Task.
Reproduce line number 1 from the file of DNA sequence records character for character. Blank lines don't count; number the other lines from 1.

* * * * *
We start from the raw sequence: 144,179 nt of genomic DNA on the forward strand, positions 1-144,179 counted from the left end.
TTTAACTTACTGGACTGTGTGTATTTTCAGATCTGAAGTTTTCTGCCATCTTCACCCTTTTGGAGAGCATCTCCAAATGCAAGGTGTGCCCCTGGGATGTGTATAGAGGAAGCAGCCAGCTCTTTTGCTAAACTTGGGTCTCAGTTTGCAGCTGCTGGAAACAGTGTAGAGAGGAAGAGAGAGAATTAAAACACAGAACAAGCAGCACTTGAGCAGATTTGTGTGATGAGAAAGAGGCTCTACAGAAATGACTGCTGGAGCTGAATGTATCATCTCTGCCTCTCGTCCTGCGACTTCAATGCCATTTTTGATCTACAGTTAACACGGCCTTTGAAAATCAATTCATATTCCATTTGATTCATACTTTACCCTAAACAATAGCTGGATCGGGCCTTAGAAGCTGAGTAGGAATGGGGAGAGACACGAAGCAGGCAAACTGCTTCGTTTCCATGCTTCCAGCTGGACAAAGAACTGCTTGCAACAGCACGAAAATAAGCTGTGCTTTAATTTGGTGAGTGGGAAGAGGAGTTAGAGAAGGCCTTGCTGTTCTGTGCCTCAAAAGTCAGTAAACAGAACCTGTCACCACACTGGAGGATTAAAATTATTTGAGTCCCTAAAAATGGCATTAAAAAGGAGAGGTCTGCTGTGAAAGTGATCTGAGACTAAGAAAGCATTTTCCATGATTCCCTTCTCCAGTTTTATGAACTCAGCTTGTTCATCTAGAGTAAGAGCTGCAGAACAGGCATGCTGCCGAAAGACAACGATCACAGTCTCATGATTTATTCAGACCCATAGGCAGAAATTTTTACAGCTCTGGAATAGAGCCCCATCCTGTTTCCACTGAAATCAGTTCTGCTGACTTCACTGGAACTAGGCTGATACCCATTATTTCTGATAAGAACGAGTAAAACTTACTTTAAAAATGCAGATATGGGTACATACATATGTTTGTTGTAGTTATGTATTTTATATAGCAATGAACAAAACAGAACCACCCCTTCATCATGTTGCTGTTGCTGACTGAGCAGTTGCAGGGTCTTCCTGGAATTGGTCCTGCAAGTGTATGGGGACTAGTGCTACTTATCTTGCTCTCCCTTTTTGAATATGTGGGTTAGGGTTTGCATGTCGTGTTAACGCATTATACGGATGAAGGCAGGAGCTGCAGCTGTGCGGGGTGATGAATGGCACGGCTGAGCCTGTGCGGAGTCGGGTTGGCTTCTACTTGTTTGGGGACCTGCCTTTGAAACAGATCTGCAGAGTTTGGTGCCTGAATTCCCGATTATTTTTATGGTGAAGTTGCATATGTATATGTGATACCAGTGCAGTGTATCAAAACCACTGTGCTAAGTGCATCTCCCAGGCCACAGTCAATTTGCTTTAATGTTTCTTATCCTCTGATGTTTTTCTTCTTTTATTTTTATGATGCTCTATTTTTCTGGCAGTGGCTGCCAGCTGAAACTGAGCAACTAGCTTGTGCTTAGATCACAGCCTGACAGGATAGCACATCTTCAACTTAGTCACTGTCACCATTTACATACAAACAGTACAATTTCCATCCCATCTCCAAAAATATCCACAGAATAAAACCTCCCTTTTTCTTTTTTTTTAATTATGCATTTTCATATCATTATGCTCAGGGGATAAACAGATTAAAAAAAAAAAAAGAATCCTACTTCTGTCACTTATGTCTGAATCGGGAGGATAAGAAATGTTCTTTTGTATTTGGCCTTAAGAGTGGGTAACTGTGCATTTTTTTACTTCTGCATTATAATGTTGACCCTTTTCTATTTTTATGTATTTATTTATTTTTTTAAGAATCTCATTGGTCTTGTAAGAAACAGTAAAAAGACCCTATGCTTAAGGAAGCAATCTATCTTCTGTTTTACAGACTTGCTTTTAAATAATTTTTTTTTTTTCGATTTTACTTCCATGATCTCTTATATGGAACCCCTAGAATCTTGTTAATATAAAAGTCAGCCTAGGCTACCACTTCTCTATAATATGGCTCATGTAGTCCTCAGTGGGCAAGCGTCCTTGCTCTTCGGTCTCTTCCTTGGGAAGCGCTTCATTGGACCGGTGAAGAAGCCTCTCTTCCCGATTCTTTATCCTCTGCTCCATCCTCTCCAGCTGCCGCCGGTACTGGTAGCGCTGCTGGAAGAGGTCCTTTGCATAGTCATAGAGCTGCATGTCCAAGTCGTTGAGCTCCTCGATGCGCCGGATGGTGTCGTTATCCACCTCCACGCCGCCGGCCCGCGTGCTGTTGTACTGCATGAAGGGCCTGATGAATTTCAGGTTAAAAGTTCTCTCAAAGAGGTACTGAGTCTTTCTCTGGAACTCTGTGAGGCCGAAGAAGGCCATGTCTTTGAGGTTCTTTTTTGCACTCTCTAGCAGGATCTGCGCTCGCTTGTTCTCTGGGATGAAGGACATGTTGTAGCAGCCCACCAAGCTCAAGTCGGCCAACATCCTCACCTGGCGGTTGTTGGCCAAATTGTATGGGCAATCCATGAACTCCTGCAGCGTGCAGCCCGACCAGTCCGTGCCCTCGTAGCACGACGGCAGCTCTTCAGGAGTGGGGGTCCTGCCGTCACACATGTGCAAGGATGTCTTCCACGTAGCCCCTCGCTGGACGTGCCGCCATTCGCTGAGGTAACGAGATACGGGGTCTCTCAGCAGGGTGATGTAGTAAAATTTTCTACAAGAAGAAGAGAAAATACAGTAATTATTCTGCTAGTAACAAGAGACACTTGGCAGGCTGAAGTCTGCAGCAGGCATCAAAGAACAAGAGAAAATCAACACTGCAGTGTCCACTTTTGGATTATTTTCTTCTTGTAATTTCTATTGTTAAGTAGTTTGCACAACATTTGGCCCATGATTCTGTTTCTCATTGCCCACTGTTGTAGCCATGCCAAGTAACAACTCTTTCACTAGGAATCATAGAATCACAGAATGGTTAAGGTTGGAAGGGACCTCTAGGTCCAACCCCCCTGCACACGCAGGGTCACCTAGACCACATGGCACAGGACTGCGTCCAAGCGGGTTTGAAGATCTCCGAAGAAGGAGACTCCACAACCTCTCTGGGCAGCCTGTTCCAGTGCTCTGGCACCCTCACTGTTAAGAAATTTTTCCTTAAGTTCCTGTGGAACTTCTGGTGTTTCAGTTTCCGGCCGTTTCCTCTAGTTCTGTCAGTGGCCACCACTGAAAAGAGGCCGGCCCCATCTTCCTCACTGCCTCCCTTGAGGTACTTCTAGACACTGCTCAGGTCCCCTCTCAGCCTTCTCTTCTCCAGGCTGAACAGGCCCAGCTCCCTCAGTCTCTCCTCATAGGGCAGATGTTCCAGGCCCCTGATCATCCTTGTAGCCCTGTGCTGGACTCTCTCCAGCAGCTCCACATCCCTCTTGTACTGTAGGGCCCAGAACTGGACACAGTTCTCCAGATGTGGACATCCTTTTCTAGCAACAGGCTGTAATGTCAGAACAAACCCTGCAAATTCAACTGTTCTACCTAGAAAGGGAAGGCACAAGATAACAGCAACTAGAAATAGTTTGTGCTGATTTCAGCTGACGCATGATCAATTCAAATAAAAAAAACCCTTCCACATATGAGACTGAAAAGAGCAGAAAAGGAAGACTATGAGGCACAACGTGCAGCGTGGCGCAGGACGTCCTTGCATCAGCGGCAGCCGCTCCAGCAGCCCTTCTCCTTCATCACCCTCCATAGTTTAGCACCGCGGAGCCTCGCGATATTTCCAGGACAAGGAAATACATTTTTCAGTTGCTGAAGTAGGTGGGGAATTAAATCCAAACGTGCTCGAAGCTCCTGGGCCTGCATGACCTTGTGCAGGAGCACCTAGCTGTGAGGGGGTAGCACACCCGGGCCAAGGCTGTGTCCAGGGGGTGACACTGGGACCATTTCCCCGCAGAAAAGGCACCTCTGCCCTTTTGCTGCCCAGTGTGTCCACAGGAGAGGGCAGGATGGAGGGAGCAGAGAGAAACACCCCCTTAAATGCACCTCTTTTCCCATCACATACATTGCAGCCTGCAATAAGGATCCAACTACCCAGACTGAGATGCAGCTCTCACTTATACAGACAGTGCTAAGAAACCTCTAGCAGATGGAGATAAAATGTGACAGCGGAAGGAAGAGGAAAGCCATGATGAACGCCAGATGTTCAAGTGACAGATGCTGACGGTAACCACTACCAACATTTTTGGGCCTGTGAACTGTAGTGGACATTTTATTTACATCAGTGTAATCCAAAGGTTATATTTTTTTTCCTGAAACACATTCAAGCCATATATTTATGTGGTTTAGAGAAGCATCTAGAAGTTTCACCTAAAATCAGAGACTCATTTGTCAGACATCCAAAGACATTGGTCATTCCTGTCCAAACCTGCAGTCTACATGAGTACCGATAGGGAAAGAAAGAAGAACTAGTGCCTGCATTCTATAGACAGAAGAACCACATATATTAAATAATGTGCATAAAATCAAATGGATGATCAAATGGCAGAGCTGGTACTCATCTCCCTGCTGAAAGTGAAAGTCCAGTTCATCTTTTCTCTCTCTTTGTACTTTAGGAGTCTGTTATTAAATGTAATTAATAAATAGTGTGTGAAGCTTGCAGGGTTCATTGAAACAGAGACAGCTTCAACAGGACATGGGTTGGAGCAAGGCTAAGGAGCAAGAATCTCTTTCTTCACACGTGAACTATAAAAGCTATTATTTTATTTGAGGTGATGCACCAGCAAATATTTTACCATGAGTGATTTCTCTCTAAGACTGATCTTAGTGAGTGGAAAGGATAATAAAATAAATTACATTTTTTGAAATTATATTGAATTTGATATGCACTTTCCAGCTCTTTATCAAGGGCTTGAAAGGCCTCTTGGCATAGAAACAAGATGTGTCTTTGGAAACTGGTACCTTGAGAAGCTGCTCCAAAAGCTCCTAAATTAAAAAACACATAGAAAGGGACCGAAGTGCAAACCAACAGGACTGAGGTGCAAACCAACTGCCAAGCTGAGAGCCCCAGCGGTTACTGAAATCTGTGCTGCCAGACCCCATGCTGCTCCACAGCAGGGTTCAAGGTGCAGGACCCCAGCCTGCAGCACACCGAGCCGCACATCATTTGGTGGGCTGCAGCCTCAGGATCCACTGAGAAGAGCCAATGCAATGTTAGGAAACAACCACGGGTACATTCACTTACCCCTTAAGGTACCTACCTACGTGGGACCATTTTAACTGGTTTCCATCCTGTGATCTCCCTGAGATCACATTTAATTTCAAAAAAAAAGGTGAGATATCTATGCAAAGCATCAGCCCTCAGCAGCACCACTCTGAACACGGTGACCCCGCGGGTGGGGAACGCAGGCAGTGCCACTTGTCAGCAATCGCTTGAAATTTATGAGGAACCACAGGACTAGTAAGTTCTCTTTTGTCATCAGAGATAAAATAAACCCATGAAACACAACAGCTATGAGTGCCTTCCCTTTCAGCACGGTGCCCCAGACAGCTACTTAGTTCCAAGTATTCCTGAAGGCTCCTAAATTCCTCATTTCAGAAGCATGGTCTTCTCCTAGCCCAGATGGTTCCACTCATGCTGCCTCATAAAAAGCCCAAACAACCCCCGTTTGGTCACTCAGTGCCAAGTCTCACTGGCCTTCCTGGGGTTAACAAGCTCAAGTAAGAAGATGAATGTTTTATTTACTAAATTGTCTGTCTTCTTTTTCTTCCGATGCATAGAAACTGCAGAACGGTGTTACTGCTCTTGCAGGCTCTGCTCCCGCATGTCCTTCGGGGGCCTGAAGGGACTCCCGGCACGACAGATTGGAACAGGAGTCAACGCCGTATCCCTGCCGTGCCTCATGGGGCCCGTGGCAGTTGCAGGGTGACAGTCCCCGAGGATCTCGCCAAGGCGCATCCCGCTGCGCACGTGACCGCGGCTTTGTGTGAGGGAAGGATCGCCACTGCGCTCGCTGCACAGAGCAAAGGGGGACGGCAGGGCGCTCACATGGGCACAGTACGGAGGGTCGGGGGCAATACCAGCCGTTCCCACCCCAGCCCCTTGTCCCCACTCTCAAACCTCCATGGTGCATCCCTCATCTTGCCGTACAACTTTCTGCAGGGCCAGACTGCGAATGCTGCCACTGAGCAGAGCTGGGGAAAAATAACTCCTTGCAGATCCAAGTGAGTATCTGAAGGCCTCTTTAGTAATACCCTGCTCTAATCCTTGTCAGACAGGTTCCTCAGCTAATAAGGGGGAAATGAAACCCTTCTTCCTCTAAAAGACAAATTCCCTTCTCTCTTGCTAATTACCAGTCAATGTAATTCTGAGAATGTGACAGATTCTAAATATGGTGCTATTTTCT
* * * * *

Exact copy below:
We start from the raw sequence: 144,179 nt of genomic DNA on the forward strand, positions 1-144,179 counted from the left end.